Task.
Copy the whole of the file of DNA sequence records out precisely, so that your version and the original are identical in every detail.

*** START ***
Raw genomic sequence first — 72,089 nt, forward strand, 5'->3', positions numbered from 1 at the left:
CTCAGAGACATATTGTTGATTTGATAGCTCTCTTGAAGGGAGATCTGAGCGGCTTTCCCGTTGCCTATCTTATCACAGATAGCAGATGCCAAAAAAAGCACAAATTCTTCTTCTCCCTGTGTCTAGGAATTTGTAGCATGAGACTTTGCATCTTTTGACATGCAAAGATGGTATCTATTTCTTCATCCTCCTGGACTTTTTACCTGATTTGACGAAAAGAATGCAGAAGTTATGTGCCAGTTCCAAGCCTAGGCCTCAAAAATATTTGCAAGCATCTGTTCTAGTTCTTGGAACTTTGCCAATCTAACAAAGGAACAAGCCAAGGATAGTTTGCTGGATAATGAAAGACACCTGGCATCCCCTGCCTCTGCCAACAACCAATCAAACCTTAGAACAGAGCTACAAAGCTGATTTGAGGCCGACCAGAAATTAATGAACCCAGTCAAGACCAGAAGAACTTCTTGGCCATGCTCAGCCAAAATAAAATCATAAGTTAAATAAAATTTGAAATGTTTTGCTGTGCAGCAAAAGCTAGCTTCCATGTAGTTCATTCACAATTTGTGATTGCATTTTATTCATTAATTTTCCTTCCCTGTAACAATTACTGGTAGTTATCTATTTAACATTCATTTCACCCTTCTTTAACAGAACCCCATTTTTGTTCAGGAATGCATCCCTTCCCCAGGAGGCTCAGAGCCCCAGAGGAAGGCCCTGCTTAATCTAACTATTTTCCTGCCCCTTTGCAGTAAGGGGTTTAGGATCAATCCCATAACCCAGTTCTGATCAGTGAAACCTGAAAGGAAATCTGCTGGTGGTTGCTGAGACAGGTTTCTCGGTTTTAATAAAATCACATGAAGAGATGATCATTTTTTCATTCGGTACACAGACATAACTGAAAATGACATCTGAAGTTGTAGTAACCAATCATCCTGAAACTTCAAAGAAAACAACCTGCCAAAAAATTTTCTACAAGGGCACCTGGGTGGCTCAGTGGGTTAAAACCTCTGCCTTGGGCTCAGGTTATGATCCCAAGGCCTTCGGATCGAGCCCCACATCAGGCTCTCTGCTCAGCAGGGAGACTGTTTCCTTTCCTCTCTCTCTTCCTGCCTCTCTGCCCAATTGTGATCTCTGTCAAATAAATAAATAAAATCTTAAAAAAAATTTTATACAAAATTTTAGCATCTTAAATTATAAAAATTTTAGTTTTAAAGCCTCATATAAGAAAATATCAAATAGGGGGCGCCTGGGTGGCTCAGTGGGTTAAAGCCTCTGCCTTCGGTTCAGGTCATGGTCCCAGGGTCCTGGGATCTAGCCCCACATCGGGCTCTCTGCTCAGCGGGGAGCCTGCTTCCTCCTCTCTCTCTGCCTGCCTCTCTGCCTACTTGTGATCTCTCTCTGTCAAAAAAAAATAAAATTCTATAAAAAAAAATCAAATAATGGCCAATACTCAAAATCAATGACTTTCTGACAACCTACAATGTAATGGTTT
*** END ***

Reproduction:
Raw genomic sequence first — 72,089 nt, forward strand, 5'->3', positions numbered from 1 at the left:
CTCAGAGACATATTGTTGATTTGATAGCTCTCTTGAAGGGAGATCTGAGCGGCTTTCCCGTTGCCTATCTTATCACAGATAGCAGATGCCAAAAAAAGCACAAATTCTTCTTCTCCCTGTGTCTAGGAATTTGTAGCATGAGACTTTGCATCTTTTGACATGCAAAGATGGTATCTATTTCTTCATCCTCCTGGACTTTTTACCTGATTTGACGAAAAGAATGCAGAAGTTATGTGCCAGTTCCAAGCCTAGGCCTCAAAAATATTTGCAAGCATCTGTTCTAGTTCTTGGAACTTTGCCAATCTAACAAAGGAACAAGCCAAGGATAGTTTGCTGGATAATGAAAGACACCTGGCATCCCCTGCCTCTGCCAACAACCAATCAAACCTTAGAACAGAGCTACAAAGCTGATTTGAGGCCGACCAGAAATTAATGAACCCAGTCAAGACCAGAAGAACTTCTTGGCCATGCTCAGCCAAAATAAAATCATAAGTTAAATAAAATTTGAAATGTTTTGCTGTGCAGCAAAAGCTAGCTTCCATGTAGTTCATTCACAATTTGTGATTGCATTTTATTCATTAATTTTCCTTCCCTGTAACAATTACTGGTAGTTATCTATTTAACATTCATTTCACCCTTCTTTAACAGAACCCCATTTTTGTTCAGGAATGCATCCCTTCCCCAGGAGGCTCAGAGCCCCAGAGGAAGGCCCTGCTTAATCTAACTATTTTCCTGCCCCTTTGCAGTAAGGGGTTTAGGATCAATCCCATAACCCAGTTCTGATCAGTGAAACCTGAAAGGAAATCTGCTGGTGGTTGCTGAGACAGGTTTCTCGGTTTTAATAAAATCACATGAAGAGATGATCATTTTTTCATTCGGTACACAGACATAACTGAAAATGACATCTGAAGTTGTAGTAACCAATCATCCTGAAACTTCAAAGAAAACAACCTGCCAAAAAATTTTCTACAAGGGCACCTGGGTGGCTCAGTGGGTTAAAACCTCTGCCTTGGGCTCAGGTTATGATCCCAAGGCCTTCGGATCGAGCCCCACATCAGGCTCTCTGCTCAGCAGGGAGACTGTTTCCTTTCCTCTCTCTCTTCCTGCCTCTCTGCCCAATTGTGATCTCTGTCAAATAAATAAATAAAATCTTAAAAAAAATTTTATACAAAATTTTAGCATCTTAAATTATAAAAATTTTAGTTTTAAAGCCTCATATAAGAAAATATCAAATAGGGGGCGCCTGGGTGGCTCAGTGGGTTAAAGCCTCTGCCTTCGGTTCAGGTCATGGTCCCAGGGTCCTGGGATCTAGCCCCACATCGGGCTCTCTGCTCAGCGGGGAGCCTGCTTCCTCCTCTCTCTCTGCCTGCCTCTCTGCCTACTTGTGATCTCTCTCTGTCAAAAAAAAATAAAATTCTATAAAAAAAAATCAAATAATGGCCAATACTCAAAATCAATGACTTTCTGACAACCTACAATGTAATGGTTT